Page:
The Cost of Accidents

A Legal and Economic Analysis

Guido Calabresi

View Inside Price: $34.00


September 10, 1970
350 pages, 6 1/8 x 9 1/4
ISBN: 9780300011159
Paper

Accident law is currently under review throughout the United States, and indeed the world, as present systems prove increasingly inadequate to handle the mounting costs of automobile accidents. In this pioneering work, Guido Calabresi develops a framework for evaluating different systems of accident law. Defining the goal of accident law as the maximum reduction of accident and accident avoidance costs that can be achieved fairly, he examines ten political and economic choices implied in various approaches to reducing these costs. Calabresi then considers two fundamental problems all systems of accident law must face: who should be held responsible for accident costs, and how should they be valued? He analyzes the fault-insurance system now widely used and finds it wanting on grounds both of cost reduction objectives and fairness. In conclusion, he discusses recent proposals for reform of the law, points out questions they raise, and ends by indicating the two he thinks most likely to prevail and the fundamental conflict between them.
“Calabresi’s book is most significant for its first-rate combination of modern economic analysis and legal policy. The methodology and underlying principles extend far beyond the particular subject matter of accident law to many other legal areas that could benefit from economic analysis. In turn, some economic analyses may become the richer for the discussion in this book. It is truly one of those rare important volumes.”—Gerald M Meier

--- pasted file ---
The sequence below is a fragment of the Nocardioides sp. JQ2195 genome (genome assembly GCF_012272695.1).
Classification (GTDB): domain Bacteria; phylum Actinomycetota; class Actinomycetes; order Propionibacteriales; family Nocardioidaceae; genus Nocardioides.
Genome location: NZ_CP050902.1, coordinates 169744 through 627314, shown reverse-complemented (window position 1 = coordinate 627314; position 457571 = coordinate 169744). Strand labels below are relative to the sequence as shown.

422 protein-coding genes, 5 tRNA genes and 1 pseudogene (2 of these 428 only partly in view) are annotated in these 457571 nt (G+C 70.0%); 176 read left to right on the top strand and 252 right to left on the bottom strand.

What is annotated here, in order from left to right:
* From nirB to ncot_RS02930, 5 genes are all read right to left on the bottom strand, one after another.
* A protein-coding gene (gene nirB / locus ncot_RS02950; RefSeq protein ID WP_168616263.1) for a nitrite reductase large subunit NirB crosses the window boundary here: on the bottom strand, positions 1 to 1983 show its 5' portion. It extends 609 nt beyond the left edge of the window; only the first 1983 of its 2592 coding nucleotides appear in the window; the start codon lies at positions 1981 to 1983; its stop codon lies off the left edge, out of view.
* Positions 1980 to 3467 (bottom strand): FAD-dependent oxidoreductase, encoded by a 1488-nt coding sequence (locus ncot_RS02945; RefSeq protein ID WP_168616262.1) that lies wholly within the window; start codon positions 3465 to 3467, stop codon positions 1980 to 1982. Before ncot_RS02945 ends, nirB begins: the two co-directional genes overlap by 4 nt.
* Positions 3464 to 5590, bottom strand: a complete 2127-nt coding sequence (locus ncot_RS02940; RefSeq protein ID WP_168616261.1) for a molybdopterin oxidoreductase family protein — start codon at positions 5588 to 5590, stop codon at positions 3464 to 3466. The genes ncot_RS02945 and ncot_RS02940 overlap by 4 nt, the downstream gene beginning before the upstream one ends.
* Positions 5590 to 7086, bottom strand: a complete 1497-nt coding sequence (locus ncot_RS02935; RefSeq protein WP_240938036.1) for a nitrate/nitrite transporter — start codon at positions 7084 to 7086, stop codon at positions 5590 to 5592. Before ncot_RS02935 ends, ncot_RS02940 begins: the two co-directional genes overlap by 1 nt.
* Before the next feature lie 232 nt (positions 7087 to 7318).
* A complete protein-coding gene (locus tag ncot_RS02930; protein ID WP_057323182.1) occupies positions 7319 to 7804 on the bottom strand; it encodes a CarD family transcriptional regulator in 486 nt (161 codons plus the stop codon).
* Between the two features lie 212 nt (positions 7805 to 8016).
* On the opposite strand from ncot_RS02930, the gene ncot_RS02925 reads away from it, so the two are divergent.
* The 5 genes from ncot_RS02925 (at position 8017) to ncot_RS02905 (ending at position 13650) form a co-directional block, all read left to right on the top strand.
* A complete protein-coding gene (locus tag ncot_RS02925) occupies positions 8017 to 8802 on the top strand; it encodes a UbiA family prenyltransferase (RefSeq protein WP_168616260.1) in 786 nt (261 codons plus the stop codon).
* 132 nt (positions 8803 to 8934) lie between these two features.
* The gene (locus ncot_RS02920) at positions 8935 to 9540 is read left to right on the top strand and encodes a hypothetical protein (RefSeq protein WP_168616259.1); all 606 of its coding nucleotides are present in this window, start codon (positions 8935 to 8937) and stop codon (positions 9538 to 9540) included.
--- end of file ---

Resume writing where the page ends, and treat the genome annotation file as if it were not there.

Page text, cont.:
"Calabresi's book is most significant for its first-rate combination of modern economic analysis and legal policy. The methodology and underlying principles extend far beyond the particular subject matter of accident law to many other legal areas that could benefit from economic analysis. In turn, some economic analyses may become the richer for the discussion in this book. It is truly one of those rare important volumes."—Gerald M. Meier, Professor of Economics, Graduate School of Business and Stanford Law School